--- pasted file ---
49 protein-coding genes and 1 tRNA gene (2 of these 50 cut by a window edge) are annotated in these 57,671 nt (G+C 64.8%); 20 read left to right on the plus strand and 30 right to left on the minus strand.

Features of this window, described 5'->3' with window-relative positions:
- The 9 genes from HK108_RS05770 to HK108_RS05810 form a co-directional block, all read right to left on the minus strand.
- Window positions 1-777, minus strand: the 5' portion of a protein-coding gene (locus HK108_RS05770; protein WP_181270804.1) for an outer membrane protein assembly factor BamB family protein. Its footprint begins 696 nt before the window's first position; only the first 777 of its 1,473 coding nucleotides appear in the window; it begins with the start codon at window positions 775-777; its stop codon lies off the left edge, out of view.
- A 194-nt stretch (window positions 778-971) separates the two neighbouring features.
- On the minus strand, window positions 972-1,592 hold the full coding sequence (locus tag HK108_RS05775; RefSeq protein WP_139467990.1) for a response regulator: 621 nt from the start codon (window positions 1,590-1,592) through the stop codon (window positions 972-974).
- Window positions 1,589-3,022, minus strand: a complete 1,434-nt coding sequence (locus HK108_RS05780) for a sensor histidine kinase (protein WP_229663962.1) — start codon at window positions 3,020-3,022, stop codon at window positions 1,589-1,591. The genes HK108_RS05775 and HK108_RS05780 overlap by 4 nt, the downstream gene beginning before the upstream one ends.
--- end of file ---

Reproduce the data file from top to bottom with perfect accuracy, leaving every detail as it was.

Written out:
49 protein-coding genes and 1 tRNA gene (2 of these 50 cut by a window edge) are annotated in these 57,671 nt (G+C 64.8%); 20 read left to right on the plus strand and 30 right to left on the minus strand.

Features of this window, described 5'->3' with window-relative positions:
- The 9 genes from HK108_RS05770 to HK108_RS05810 form a co-directional block, all read right to left on the minus strand.
- Window positions 1-777, minus strand: the 5' portion of a protein-coding gene (locus HK108_RS05770; protein WP_181270804.1) for an outer membrane protein assembly factor BamB family protein. Its footprint begins 696 nt before the window's first position; only the first 777 of its 1,473 coding nucleotides appear in the window; it begins with the start codon at window positions 775-777; its stop codon lies off the left edge, out of view.
- A 194-nt stretch (window positions 778-971) separates the two neighbouring features.
- On the minus strand, window positions 972-1,592 hold the full coding sequence (locus tag HK108_RS05775; RefSeq protein WP_139467990.1) for a response regulator: 621 nt from the start codon (window positions 1,590-1,592) through the stop codon (window positions 972-974).
- Window positions 1,589-3,022, minus strand: a complete 1,434-nt coding sequence (locus HK108_RS05780) for a sensor histidine kinase (protein WP_229663962.1) — start codon at window positions 3,020-3,022, stop codon at window positions 1,589-1,591. The genes HK108_RS05775 and HK108_RS05780 overlap by 4 nt, the downstream gene beginning before the upstream one ends.